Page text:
Quantum in the Cloud provides a free, open web interface to a small-scale quantum photonic chip. Devices similar to this one will one day form the building blocks for full-scale photonic quantum computers. We are providing access to the device in order to learn how people from different fields might use a quantum computer. We hope that by doing so we can demystify the basics of quantum mechanics and make the fundamental phenomena of superposition and entanglement accessible to universities, schools, hackers, kids, and interested people around the world.
The web interface can be operated in two modes: simulation and experiment. In simulation mode, the behaviour of the chip is simulated on our servers, this is useful to quickly learn how the device works and plan experiments. In experiment mode, Quantum in the Cloud gives direct access to a real physical chip in our lab, with real entanglement, real superposition, and real lasers. In order to use Quantum in the Cloud in experimental mode, you must first request an access token from us.
You must provide your name, email address, organization and a brief outline of what you want to do with the chip. We will assess your request and send a token via email.
You are free to use simulated or experimental data under a Creative Commons Attribution-NonCommercial-ShareAlike 3.0 Unported License. If you are doing something interesting with either, we want to know about it!
Simulate the behaviour of up to four photons in particular device, returning probabilities of all possible events.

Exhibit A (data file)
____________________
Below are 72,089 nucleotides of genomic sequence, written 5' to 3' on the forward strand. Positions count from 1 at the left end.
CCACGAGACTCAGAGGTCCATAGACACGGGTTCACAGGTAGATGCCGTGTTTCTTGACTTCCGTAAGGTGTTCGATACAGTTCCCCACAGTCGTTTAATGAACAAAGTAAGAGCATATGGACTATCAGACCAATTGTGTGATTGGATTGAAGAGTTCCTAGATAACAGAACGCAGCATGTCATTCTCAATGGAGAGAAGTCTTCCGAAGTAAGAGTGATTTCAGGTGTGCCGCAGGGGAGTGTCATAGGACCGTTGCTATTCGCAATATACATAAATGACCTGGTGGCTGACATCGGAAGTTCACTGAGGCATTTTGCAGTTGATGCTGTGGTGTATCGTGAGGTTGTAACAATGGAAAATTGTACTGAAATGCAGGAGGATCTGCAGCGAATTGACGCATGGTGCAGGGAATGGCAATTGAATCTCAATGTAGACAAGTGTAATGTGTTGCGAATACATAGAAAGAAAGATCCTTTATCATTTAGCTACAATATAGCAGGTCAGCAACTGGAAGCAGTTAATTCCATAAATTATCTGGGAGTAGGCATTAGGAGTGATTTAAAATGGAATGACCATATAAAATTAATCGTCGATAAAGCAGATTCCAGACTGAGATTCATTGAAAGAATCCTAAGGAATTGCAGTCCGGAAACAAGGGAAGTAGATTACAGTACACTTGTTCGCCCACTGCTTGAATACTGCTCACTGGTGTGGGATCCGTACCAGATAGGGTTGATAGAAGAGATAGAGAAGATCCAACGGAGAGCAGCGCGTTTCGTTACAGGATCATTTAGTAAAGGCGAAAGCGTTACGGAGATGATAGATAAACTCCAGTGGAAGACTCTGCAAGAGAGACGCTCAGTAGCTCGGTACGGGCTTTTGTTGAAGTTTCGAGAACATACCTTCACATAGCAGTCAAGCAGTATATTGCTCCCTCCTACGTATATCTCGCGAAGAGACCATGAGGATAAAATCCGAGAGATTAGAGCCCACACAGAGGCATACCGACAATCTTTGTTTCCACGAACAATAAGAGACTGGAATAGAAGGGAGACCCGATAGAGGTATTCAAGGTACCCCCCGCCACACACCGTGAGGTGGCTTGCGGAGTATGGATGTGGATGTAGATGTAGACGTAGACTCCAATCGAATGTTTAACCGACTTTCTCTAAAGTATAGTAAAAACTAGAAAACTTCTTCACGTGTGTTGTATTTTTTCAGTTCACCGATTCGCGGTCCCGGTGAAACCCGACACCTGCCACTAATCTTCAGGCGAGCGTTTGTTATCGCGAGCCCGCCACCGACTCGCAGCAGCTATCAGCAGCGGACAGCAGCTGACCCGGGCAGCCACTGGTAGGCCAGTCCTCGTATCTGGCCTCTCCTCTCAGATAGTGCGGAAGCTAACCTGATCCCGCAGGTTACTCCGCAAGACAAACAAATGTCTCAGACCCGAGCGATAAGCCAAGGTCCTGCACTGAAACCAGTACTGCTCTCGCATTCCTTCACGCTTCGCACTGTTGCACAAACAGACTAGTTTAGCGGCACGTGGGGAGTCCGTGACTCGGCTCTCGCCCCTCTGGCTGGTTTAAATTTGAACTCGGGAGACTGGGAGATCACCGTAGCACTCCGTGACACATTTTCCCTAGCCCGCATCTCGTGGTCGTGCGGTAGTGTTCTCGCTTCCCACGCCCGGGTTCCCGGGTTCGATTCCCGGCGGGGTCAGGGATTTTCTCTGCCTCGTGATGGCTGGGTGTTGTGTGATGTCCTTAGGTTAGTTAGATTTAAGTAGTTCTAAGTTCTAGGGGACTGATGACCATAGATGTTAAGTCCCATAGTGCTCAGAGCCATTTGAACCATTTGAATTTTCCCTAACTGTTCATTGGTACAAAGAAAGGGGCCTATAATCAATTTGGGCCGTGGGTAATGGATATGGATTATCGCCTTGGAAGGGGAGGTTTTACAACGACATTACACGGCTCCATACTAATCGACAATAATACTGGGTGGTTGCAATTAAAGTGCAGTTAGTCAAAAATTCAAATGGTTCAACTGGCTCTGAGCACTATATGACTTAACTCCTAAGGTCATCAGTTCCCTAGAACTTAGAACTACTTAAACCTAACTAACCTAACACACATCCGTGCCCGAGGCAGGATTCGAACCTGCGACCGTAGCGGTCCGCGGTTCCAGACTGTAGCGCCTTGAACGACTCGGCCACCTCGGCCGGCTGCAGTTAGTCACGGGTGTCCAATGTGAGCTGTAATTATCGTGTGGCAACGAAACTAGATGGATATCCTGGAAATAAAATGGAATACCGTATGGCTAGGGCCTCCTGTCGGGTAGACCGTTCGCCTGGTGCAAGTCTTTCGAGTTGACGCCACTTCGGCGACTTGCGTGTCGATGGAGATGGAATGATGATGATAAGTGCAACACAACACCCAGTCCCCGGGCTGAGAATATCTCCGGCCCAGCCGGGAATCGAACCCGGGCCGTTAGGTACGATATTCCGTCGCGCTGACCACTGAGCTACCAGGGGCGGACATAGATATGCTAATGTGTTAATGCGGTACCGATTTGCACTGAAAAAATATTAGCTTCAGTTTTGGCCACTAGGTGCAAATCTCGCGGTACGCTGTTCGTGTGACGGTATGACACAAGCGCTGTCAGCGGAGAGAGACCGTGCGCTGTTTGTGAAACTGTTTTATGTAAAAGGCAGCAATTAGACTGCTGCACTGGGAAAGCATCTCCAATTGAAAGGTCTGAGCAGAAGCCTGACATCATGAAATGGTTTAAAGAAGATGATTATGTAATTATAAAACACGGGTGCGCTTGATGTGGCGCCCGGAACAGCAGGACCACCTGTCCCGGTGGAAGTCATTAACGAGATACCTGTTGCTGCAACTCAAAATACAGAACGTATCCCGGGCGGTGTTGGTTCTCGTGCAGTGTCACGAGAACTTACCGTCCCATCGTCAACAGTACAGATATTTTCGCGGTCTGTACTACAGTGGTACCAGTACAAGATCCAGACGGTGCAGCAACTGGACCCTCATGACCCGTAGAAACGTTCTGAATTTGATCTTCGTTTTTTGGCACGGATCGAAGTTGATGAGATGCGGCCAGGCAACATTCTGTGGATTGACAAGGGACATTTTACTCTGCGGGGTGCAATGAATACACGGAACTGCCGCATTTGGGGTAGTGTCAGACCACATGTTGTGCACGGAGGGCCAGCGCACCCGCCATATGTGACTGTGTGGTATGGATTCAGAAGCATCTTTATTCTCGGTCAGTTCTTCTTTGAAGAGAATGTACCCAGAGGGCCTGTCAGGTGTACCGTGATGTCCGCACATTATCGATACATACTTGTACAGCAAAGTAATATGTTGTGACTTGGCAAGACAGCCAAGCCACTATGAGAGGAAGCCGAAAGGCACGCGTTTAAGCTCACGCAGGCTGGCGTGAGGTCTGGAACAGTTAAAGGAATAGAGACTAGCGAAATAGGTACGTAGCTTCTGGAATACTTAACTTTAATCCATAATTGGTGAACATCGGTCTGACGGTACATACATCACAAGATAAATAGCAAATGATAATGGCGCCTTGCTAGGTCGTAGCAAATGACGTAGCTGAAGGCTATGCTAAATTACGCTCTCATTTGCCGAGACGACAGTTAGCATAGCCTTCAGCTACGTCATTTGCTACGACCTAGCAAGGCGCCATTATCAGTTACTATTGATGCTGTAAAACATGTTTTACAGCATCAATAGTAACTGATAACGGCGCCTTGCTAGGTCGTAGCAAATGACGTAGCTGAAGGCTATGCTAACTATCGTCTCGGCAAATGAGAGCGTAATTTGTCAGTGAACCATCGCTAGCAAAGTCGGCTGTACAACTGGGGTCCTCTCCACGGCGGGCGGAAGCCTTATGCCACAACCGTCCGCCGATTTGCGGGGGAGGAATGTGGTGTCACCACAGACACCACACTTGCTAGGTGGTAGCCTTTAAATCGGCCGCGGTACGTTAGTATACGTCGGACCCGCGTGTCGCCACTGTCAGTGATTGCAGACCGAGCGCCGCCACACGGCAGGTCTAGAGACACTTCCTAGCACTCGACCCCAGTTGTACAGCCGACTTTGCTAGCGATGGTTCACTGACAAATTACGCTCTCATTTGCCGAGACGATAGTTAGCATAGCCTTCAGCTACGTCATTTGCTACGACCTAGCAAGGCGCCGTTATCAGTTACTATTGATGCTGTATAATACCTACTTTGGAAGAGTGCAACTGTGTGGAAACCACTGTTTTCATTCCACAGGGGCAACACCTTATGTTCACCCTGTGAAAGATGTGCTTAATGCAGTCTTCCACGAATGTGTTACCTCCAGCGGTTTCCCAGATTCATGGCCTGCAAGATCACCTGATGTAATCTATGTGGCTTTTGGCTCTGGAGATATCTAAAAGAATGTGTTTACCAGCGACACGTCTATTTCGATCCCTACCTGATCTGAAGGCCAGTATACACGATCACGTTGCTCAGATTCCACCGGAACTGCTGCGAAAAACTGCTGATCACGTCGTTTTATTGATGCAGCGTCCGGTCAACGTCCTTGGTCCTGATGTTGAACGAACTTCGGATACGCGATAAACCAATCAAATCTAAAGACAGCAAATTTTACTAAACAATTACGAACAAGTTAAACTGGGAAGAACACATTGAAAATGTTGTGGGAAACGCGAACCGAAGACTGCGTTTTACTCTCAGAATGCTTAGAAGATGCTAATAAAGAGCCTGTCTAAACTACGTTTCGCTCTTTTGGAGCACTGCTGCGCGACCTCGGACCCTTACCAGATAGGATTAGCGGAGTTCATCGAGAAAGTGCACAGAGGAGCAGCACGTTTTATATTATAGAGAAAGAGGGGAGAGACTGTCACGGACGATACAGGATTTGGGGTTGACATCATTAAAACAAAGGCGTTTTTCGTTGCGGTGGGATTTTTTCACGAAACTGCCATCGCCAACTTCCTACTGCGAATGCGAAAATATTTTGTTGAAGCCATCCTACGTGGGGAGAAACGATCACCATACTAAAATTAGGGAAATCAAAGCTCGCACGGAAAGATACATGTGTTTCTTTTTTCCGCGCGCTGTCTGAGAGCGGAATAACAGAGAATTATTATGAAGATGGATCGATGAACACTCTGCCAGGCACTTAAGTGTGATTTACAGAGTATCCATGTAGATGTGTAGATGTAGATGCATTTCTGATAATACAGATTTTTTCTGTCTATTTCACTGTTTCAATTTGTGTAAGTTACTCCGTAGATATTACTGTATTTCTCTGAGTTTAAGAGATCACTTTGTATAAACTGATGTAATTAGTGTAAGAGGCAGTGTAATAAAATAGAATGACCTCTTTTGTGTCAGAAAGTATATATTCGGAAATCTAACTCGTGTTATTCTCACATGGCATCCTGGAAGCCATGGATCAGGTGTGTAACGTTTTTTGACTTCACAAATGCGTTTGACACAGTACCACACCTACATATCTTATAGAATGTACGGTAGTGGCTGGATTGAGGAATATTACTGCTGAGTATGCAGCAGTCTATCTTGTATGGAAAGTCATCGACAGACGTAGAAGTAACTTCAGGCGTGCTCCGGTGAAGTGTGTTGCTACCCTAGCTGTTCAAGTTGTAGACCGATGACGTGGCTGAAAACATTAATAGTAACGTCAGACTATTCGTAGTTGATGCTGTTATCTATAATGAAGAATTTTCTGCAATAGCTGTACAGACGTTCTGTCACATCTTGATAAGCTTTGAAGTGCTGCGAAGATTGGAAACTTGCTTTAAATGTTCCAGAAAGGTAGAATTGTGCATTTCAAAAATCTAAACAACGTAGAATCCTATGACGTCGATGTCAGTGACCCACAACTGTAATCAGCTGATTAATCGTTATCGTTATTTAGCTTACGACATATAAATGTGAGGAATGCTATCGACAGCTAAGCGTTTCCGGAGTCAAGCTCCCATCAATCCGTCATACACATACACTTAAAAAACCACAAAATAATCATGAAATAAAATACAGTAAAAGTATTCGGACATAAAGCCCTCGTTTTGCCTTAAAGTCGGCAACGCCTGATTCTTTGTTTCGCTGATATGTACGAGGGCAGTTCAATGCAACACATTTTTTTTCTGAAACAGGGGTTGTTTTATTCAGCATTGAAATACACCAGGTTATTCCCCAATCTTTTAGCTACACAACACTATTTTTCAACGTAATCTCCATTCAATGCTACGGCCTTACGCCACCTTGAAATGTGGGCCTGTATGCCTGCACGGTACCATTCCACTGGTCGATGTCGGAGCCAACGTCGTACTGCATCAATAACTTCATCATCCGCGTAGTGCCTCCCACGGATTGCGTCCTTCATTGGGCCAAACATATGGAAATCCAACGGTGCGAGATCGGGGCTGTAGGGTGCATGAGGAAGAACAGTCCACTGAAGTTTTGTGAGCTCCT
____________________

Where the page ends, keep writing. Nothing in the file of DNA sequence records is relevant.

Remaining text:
A JSON object representing the waveguide structure of a particular chip. Includes cartesian coordinates of each coupler and phaseshifter, mode count, and device name.
Below is an example API call, simulating a two-photon experiment with the CNOT-MZ chip, in Mathematica. The probabilities=Import[" part is Mathematica code which constructs the variable probabilities. Following this is the Qloud URL. "JSON" tells Mathematica that the data is returned in JSON form.
This is a JSON object containing a list of probabilities of finding the two input photons at particular output modes. We also throw in the maximum and sum over these probabilities.
This is your interface to a real quantum chip. Writes phases to the CNOT-MZ device in the lab at Bristol, and returns detected photon coincidence counts.
Below is an example API call, getting counts from the chip with all phases set to zero. Here we are using Mathematica to make the call.
Get a JSON object modelling the structure of a particular chip, including beamsplitter/phaseshifter layout, splitting ratios, mode count, name etc.
A JSON object modelling the structure of a particular chip.
Below is an example API call in Mathematica